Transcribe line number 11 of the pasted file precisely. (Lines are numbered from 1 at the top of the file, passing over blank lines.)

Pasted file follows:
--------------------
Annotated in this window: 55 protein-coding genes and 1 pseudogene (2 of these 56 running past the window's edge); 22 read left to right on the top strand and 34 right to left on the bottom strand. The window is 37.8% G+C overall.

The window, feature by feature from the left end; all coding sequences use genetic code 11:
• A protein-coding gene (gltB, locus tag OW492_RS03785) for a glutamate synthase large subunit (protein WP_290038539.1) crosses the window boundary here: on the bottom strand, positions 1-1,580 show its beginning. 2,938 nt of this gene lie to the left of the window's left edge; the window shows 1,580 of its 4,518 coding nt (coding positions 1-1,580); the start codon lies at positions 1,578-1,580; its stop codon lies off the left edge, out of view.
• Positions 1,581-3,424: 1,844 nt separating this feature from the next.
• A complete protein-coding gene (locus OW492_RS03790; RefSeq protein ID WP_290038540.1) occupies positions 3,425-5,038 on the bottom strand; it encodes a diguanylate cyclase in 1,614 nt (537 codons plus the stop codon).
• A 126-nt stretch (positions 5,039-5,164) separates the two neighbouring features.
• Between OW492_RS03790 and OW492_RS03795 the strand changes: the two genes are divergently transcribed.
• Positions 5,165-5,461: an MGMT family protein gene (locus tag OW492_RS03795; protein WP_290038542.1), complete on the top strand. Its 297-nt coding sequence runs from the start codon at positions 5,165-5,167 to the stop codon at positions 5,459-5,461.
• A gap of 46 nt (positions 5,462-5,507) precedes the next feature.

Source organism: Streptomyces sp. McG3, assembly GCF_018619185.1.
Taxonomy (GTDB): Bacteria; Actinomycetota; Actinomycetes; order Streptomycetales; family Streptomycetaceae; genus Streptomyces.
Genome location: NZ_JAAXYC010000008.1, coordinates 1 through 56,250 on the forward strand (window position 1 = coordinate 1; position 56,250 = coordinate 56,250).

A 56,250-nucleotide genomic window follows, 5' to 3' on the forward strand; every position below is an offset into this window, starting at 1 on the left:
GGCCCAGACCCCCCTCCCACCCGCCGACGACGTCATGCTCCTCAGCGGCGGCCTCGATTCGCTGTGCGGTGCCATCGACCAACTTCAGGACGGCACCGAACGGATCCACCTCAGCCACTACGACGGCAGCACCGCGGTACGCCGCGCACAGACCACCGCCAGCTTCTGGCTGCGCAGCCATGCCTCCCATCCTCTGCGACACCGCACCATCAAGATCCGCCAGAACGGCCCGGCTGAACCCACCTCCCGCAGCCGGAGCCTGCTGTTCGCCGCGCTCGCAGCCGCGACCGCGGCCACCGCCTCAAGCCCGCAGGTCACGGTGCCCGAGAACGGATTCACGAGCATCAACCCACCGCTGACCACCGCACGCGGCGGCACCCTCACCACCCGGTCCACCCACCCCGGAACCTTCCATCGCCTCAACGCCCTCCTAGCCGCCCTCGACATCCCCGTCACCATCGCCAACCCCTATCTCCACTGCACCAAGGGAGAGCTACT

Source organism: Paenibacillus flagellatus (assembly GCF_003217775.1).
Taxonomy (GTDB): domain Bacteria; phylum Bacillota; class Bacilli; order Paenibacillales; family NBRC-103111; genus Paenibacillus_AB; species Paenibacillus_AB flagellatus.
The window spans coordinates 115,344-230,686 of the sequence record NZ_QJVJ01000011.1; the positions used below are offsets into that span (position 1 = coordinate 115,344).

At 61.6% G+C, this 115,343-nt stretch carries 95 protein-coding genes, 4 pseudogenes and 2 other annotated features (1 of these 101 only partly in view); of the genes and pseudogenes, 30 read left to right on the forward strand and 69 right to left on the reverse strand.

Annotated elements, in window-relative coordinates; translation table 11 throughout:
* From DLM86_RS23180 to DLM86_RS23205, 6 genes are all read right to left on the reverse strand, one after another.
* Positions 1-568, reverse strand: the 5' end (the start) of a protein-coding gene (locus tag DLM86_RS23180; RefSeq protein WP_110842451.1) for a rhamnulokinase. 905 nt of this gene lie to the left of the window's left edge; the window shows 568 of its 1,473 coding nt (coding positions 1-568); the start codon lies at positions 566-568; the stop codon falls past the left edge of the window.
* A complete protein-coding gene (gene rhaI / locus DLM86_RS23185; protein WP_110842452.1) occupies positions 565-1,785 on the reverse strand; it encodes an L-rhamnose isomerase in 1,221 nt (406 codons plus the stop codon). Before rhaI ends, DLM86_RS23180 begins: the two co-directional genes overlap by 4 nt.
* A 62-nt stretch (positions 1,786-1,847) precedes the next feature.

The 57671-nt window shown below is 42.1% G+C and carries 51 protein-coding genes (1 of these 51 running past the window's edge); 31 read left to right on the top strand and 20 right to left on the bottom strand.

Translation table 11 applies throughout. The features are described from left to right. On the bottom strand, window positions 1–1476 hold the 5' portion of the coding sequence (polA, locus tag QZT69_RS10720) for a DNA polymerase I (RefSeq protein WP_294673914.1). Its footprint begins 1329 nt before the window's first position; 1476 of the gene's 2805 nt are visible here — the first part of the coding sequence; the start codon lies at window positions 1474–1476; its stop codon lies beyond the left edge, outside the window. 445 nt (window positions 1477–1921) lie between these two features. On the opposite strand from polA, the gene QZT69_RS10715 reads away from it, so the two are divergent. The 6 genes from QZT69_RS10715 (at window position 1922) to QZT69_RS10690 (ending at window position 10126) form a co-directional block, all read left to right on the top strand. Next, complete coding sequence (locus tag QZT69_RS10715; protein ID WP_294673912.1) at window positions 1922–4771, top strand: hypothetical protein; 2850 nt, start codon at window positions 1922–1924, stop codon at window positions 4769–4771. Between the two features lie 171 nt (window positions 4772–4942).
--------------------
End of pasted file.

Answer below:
Taxonomy (GTDB): Bacteria; Actinomycetota; Actinomycetes; order Streptomycetales; family Streptomycetaceae; genus Streptomyces.